THIS PAGE | E-MAIL THIS PAGE
Thursday, March 12, 1998
Dewhurst wins GOP nomination for land commissioner
By CHIP BROWN / Associated Press Writer
AUSTIN (AP) -- Houston businessman David Dewhurst upped the
ante in the Republican primary for land commissioner, and it paid
After spending $2 million on television advertising, Dewhurst,
a first-time candidate, narrowly avoided a runoff and clinched
the GOP nomination for land commissioner.
With all precincts reporting, Dewhurst had 265,352 votes or
State Sen. Jerry Patterson, R-Pasadena, had 216,200 votes or
Candidates who don't get more than half of the votes cast must
face a runoff against the second-place vote getter.
Don Loucks, a former Air Force pilot and ex-congressional aide
to Rep. Ron Paul, R-Texas, ran third with 36,655 votes or 7 percent.
In the Democratic primary, Richard Raymond, a state representative
from Benavides, was unopposed.
The land commissioner oversees more than 20 million acres of
public lands in Texas, including mineral rights that help pay
for public education, as well as loan programs for veterans and
The candidates were seeking to replace four-term Land Commissioner
Garry Mauro, the Democratic nominee for governor.
Dewhurst, 52, who guaranteed a $1.25 million loan to his campaign,
was criticized by Patterson and Loucks for running a campaign
based on television ads full of hopeful themes but devoid of substance.
"I have built a career in business on substance,"
Dewhurst said. "We talked specifics in all of my speeches
and there is no question that the voters of Texas liked what they
Patterson and Dewhurst raised roughly the same amount of money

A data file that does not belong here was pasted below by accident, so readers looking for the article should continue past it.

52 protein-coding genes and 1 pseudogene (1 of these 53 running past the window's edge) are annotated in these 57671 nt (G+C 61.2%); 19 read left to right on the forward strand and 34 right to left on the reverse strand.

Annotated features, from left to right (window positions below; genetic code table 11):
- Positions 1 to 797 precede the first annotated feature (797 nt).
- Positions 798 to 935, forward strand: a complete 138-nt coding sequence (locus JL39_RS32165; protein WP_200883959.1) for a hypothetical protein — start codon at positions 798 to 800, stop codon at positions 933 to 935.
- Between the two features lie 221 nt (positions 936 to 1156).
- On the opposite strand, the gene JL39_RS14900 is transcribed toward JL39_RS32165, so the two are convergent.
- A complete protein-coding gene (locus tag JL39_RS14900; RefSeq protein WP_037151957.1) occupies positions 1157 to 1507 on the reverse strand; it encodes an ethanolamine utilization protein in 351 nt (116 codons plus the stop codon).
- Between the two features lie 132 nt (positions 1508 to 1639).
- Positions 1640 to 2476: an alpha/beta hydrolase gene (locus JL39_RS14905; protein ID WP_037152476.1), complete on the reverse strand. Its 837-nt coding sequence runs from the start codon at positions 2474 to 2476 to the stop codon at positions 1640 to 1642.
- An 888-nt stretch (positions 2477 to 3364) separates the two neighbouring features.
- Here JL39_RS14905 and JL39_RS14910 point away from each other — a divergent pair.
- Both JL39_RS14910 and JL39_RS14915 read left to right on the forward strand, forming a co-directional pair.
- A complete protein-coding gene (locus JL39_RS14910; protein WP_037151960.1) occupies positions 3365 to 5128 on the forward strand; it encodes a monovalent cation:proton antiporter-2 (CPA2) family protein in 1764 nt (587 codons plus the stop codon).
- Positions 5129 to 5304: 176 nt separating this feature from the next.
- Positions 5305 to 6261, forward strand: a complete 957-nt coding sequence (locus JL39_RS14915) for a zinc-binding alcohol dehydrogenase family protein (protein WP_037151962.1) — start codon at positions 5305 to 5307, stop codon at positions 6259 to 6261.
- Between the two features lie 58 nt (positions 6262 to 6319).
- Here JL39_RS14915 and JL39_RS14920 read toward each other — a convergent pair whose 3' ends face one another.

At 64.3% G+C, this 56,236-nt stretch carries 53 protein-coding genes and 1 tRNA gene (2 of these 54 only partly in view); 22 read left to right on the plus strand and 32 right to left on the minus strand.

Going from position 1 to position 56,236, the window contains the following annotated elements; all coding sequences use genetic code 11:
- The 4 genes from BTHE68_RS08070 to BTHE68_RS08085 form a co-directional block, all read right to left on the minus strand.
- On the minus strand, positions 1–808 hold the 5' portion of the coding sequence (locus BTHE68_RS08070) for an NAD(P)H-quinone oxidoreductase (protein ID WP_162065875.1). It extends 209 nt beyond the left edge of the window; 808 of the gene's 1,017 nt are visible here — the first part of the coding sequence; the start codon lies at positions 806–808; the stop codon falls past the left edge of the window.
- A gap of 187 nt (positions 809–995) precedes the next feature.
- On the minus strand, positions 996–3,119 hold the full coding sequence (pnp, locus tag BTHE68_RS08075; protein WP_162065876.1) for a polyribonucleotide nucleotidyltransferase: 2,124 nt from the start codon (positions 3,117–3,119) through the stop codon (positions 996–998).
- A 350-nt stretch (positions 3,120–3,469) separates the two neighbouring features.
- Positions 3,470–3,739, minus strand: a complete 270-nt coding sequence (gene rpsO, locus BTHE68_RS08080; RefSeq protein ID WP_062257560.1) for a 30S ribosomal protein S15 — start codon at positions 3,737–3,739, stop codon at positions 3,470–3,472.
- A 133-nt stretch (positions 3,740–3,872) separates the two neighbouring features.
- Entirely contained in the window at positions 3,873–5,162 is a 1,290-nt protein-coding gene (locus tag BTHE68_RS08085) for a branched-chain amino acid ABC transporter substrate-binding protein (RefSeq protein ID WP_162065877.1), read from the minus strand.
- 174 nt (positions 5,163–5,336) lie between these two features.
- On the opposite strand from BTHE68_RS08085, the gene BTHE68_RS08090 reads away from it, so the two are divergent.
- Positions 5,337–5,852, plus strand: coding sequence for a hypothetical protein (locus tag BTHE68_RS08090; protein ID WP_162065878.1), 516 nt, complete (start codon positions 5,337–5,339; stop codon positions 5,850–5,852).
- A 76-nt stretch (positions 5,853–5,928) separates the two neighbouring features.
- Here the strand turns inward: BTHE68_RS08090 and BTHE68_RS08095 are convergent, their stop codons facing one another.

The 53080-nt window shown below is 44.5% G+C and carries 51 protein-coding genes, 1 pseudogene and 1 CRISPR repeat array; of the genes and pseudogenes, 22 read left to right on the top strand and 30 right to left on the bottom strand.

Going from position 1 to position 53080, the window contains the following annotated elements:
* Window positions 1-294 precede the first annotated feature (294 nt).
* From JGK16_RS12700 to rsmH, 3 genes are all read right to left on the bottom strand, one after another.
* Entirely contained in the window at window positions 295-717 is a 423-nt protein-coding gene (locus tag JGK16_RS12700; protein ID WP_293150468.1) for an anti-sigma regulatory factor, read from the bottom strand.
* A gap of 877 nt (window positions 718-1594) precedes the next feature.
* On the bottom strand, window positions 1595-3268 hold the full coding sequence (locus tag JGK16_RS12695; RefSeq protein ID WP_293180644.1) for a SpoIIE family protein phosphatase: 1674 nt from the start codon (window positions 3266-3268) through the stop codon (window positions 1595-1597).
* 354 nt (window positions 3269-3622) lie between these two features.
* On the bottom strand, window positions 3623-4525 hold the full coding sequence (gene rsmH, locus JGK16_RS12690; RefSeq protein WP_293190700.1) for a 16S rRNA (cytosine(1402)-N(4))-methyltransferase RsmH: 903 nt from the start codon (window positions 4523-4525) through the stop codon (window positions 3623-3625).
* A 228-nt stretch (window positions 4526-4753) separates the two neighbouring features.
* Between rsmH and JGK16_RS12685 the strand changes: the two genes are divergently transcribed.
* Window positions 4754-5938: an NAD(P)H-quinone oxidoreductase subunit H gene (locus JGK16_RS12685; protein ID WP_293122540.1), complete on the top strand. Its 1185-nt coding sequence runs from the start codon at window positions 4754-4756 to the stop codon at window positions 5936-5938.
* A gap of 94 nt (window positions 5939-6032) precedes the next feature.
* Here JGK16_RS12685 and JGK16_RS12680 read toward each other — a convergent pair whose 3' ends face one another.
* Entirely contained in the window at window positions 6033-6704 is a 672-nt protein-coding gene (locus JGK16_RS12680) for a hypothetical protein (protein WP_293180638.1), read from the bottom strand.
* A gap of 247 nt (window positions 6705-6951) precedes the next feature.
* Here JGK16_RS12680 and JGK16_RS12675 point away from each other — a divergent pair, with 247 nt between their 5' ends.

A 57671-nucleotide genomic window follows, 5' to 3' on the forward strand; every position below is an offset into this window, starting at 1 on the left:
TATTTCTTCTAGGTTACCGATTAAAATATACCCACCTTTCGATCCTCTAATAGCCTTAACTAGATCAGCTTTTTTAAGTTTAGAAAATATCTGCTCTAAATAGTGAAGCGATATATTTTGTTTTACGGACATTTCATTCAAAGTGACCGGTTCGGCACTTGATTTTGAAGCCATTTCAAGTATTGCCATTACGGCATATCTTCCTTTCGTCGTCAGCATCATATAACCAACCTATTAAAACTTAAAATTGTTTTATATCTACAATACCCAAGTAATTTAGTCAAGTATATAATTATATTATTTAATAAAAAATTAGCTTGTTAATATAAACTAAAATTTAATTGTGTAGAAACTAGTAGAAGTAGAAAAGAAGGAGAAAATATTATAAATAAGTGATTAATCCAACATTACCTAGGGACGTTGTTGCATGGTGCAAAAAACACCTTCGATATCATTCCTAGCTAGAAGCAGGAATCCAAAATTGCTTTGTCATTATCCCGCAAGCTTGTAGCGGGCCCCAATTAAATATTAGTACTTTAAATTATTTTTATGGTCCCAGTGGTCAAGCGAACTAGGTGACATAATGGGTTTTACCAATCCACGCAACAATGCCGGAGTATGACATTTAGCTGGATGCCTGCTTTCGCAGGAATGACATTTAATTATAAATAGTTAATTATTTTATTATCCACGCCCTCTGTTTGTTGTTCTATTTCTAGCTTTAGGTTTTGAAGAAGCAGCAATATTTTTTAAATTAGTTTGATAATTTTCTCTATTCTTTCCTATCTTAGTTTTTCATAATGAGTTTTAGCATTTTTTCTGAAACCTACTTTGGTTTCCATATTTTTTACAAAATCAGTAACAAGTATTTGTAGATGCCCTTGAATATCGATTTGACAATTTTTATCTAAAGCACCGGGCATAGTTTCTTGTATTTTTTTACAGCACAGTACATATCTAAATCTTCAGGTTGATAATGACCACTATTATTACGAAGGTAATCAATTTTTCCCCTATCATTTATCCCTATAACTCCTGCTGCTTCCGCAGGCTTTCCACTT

from outside sources -- about $500,000 -- but Dewhurst then spent
his own money on top of that, airing TV ads since last December.
Patterson never aired a TV ad.
"He (Dewhurst) took his greatest asset, his finances,
and used it effectively," Patterson said. "That's his
constitutional right. But for all the money he spent, he barely
avoided a runoff."
Patterson vowed to run for land commissioner again in the future.
Dewhurst, founder of the energy and investment company Falcon
Seaboard, said he wants to cut the size of the General Land Office
while generating more money from the state's mineral rights for
education. He said he also wants to increase participation by
veterans in low-interest loan programs.
Raymond said he would make education the central issue of his
campaign. He accused Dewhurst of telling state leaders that addressing
problems in eduation is not his problem.
"It is time to realize that education is all our responsibility,"
Raymond said. "And I don't care how many millions you have
Mr. Dewhurst, Texans aren't going to buy off on a state leader
who would run away from our public schools."
Dewhurst, who made education a campaign theme early on, said
Raymond was jumping on the bandwagon late.
"I'm glad Mr. Raymond has finally acknowledged what I
have been saying all along, that education is important,"
Raymond is also pushing for a constitutional amendment to prevent
the privatization of Texas beaches and is attempting to use low-interest
loans as an incentive to get veterans to teach in Texas classrooms.
Send a Letter to the Editor about This
Send the URL (Address) of This Story to A Friend:
Abilene Reporter-News / Texnews / E.W. Scripps. Publications
the URL (Address) of This Story to A Friend: